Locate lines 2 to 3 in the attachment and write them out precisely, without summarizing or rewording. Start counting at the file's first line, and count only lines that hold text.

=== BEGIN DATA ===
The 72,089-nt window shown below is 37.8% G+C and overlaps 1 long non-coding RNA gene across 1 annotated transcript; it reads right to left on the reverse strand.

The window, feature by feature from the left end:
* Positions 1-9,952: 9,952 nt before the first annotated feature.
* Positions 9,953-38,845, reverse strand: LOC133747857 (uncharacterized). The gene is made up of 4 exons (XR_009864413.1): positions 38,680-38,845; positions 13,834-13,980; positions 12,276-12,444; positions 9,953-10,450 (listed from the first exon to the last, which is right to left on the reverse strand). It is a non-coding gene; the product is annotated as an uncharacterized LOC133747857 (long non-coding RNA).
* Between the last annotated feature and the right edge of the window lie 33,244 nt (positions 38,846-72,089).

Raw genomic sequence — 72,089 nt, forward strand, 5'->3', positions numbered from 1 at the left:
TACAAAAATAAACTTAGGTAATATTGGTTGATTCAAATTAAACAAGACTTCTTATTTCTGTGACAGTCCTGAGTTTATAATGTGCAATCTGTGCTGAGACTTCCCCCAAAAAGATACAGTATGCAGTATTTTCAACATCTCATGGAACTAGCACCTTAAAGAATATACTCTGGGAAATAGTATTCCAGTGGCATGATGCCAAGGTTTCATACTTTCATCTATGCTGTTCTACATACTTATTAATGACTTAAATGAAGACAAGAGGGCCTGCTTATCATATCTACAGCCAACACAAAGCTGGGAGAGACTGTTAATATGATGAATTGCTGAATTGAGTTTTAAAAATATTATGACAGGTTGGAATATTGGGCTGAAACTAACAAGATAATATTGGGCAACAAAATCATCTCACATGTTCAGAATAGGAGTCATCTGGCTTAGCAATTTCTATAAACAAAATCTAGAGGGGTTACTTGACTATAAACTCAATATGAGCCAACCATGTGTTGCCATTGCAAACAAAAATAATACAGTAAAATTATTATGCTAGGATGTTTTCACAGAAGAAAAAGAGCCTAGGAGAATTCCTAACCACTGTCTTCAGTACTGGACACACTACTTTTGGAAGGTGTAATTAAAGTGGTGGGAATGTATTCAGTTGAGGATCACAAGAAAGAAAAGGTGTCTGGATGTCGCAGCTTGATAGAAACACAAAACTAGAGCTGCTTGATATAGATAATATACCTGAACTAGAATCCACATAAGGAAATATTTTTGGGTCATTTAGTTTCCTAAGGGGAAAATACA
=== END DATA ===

The window, feature by feature from the left end:
* Positions 1-9,952: 9,952 nt before the first annotated feature.